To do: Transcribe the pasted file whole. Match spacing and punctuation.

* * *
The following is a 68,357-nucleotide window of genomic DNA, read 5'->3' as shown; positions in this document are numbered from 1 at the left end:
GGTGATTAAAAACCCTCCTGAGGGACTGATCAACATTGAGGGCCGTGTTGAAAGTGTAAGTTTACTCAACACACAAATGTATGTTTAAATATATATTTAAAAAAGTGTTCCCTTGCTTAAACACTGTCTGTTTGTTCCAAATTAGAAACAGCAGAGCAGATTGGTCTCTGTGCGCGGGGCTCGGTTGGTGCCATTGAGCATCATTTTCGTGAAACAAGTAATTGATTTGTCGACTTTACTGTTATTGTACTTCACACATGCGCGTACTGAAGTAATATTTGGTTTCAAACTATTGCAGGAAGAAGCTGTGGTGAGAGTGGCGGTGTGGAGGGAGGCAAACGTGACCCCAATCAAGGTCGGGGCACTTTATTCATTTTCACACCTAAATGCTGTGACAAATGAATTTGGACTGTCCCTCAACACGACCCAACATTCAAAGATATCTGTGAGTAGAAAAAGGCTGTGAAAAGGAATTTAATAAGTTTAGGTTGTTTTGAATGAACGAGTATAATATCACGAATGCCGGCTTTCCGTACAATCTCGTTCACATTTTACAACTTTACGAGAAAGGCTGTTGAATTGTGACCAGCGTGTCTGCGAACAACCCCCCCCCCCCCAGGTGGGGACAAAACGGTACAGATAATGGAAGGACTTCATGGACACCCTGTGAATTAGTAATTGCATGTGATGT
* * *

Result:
The following is a 68,357-nucleotide window of genomic DNA, read 5'->3' as shown; positions in this document are numbered from 1 at the left end:
GGTGATTAAAAACCCTCCTGAGGGACTGATCAACATTGAGGGCCGTGTTGAAAGTGTAAGTTTACTCAACACACAAATGTATGTTTAAATATATATTTAAAAAAGTGTTCCCTTGCTTAAACACTGTCTGTTTGTTCCAAATTAGAAACAGCAGAGCAGATTGGTCTCTGTGCGCGGGGCTCGGTTGGTGCCATTGAGCATCATTTTCGTGAAACAAGTAATTGATTTGTCGACTTTACTGTTATTGTACTTCACACATGCGCGTACTGAAGTAATATTTGGTTTCAAACTATTGCAGGAAGAAGCTGTGGTGAGAGTGGCGGTGTGGAGGGAGGCAAACGTGACCCCAATCAAGGTCGGGGCACTTTATTCATTTTCACACCTAAATGCTGTGACAAATGAATTTGGACTGTCCCTCAACACGACCCAACATTCAAAGATATCTGTGAGTAGAAAAAGGCTGTGAAAAGGAATTTAATAAGTTTAGGTTGTTTTGAATGAACGAGTATAATATCACGAATGCCGGCTTTCCGTACAATCTCGTTCACATTTTACAACTTTACGAGAAAGGCTGTTGAATTGTGACCAGCGTGTCTGCGAACAACCCCCCCCCCCCCAGGTGGGGACAAAACGGTACAGATAATGGAAGGACTTCATGGACACCCTGTGAATTAGTAATTGCATGTGATGT